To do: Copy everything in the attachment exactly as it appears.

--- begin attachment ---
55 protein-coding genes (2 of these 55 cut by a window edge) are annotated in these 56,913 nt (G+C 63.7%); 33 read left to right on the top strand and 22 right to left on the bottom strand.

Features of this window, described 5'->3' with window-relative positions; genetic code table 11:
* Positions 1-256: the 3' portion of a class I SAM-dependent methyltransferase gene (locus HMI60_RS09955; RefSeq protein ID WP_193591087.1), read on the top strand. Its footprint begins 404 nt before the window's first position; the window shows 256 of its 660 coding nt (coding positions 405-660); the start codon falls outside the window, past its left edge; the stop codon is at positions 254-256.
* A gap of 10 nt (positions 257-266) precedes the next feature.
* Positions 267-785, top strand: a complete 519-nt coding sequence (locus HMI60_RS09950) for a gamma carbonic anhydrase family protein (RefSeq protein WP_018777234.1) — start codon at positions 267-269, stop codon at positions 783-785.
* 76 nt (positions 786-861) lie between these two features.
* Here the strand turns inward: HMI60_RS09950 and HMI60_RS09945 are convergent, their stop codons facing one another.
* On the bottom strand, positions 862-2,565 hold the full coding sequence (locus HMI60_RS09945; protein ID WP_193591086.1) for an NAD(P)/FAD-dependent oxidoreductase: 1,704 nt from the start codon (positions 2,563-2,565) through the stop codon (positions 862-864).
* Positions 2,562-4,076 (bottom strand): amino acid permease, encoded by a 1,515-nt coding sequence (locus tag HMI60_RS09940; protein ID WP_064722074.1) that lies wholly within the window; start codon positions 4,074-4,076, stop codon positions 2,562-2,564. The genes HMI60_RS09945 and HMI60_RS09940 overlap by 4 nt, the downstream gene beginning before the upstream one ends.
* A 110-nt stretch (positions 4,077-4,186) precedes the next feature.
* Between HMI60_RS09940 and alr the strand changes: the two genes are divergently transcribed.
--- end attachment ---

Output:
55 protein-coding genes (2 of these 55 cut by a window edge) are annotated in these 56,913 nt (G+C 63.7%); 33 read left to right on the top strand and 22 right to left on the bottom strand.

Features of this window, described 5'->3' with window-relative positions; genetic code table 11:
* Positions 1-256: the 3' portion of a class I SAM-dependent methyltransferase gene (locus HMI60_RS09955; RefSeq protein ID WP_193591087.1), read on the top strand. Its footprint begins 404 nt before the window's first position; the window shows 256 of its 660 coding nt (coding positions 405-660); the start codon falls outside the window, past its left edge; the stop codon is at positions 254-256.
* A gap of 10 nt (positions 257-266) precedes the next feature.
* Positions 267-785, top strand: a complete 519-nt coding sequence (locus HMI60_RS09950) for a gamma carbonic anhydrase family protein (RefSeq protein WP_018777234.1) — start codon at positions 267-269, stop codon at positions 783-785.
* 76 nt (positions 786-861) lie between these two features.
* Here the strand turns inward: HMI60_RS09950 and HMI60_RS09945 are convergent, their stop codons facing one another.
* On the bottom strand, positions 862-2,565 hold the full coding sequence (locus HMI60_RS09945; protein ID WP_193591086.1) for an NAD(P)/FAD-dependent oxidoreductase: 1,704 nt from the start codon (positions 2,563-2,565) through the stop codon (positions 862-864).
* Positions 2,562-4,076 (bottom strand): amino acid permease, encoded by a 1,515-nt coding sequence (locus tag HMI60_RS09940; protein ID WP_064722074.1) that lies wholly within the window; start codon positions 4,074-4,076, stop codon positions 2,562-2,564. The genes HMI60_RS09945 and HMI60_RS09940 overlap by 4 nt, the downstream gene beginning before the upstream one ends.
* A 110-nt stretch (positions 4,077-4,186) precedes the next feature.
* Between HMI60_RS09940 and alr the strand changes: the two genes are divergently transcribed.